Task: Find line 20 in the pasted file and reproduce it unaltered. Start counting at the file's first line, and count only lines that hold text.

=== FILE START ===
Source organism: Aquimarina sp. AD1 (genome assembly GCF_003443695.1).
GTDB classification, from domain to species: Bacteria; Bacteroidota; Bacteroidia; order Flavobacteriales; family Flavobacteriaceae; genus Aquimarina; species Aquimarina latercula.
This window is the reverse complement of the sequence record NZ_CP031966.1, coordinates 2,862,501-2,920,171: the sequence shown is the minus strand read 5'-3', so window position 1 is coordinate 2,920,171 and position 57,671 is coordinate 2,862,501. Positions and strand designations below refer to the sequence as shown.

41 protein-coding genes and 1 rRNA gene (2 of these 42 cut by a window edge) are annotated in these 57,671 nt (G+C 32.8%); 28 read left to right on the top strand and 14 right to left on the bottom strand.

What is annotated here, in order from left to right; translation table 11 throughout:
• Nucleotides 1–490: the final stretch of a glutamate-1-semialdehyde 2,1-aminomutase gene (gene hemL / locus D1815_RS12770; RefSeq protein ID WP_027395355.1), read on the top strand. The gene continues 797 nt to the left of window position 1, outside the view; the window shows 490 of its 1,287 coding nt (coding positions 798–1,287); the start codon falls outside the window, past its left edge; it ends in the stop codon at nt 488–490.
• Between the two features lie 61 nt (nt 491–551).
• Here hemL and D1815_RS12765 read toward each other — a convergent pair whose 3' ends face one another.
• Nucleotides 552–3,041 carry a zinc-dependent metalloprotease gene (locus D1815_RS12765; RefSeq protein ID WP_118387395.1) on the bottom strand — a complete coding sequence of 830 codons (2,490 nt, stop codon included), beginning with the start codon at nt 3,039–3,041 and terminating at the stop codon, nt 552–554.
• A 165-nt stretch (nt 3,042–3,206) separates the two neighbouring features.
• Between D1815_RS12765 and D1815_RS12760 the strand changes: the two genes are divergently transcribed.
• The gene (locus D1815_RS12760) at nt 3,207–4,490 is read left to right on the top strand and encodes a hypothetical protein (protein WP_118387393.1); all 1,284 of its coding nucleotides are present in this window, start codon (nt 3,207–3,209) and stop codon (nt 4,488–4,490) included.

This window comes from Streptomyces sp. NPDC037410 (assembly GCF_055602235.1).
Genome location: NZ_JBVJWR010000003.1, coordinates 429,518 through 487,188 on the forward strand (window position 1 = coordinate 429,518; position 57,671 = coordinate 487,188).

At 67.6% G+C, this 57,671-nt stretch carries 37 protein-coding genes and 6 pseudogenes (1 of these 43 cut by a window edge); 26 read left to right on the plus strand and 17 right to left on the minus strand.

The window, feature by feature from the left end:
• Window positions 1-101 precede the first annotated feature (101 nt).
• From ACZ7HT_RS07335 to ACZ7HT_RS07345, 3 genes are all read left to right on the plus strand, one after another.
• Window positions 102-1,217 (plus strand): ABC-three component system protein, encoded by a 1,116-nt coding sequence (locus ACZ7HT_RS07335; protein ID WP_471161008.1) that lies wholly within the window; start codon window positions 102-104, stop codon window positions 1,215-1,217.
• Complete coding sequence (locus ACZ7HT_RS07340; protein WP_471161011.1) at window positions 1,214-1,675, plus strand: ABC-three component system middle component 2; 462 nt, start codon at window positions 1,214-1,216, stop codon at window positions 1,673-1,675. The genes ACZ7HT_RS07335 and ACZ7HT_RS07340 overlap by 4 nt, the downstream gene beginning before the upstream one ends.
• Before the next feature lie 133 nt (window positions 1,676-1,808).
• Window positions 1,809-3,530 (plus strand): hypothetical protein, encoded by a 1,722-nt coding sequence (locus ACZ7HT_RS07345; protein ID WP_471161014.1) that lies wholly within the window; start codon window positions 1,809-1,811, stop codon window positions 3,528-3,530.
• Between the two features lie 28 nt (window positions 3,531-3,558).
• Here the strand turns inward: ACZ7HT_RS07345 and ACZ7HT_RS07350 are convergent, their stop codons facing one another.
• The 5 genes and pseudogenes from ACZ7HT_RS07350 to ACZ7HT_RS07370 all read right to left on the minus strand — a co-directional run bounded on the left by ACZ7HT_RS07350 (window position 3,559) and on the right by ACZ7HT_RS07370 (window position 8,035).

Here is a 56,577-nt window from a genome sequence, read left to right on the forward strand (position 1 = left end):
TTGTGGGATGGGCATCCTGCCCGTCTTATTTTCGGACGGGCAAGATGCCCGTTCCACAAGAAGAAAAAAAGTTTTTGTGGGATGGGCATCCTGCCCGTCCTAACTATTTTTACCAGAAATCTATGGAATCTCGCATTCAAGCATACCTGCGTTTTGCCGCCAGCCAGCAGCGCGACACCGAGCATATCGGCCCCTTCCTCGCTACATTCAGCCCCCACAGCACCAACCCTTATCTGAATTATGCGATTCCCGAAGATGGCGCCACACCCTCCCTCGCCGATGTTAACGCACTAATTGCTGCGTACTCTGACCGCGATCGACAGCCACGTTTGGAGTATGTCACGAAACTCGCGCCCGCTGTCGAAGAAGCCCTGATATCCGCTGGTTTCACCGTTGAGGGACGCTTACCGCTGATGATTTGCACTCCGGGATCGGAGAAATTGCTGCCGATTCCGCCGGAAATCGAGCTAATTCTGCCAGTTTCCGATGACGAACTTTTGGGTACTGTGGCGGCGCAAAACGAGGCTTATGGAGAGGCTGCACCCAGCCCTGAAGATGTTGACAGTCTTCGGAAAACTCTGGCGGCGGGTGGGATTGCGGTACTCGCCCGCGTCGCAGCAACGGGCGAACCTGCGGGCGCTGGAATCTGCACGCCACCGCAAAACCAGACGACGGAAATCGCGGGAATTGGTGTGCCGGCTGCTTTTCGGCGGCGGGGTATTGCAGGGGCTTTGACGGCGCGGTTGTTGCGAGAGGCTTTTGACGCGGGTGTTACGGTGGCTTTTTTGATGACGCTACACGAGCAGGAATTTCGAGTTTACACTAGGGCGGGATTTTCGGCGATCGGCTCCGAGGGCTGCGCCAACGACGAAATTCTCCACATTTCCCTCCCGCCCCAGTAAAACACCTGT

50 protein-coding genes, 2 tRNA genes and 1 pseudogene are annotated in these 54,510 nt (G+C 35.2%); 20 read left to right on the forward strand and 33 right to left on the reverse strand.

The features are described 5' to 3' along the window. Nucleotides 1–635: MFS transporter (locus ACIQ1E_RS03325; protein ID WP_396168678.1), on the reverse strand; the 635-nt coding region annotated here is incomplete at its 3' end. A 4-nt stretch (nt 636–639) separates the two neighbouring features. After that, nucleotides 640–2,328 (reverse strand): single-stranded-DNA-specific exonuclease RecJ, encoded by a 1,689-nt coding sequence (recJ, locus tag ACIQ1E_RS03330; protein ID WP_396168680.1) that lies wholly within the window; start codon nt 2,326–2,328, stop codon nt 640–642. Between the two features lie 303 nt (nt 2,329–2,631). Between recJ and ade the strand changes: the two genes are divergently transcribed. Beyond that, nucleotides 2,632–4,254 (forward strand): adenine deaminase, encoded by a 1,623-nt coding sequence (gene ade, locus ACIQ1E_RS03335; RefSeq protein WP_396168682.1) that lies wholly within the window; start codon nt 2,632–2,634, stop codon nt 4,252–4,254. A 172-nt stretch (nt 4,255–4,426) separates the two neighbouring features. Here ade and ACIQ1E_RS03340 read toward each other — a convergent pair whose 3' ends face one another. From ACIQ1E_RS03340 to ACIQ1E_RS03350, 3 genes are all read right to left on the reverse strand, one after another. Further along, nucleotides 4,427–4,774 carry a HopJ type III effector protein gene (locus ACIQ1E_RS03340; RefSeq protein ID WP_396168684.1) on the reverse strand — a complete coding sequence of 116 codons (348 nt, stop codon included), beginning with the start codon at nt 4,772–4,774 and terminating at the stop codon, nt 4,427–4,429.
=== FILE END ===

• Complete coding sequence (locus ACZ7HT_RS07340; protein WP_471161011.1) at window positions 1,214-1,675, plus strand: ABC-three component system middle component 2; 462 nt, start codon at window positions 1,214-1,216, stop codon at window positions 1,673-1,675. The genes ACZ7HT_RS07335 and ACZ7HT_RS07340 overlap by 4 nt, the downstream gene beginning before the upstream one ends.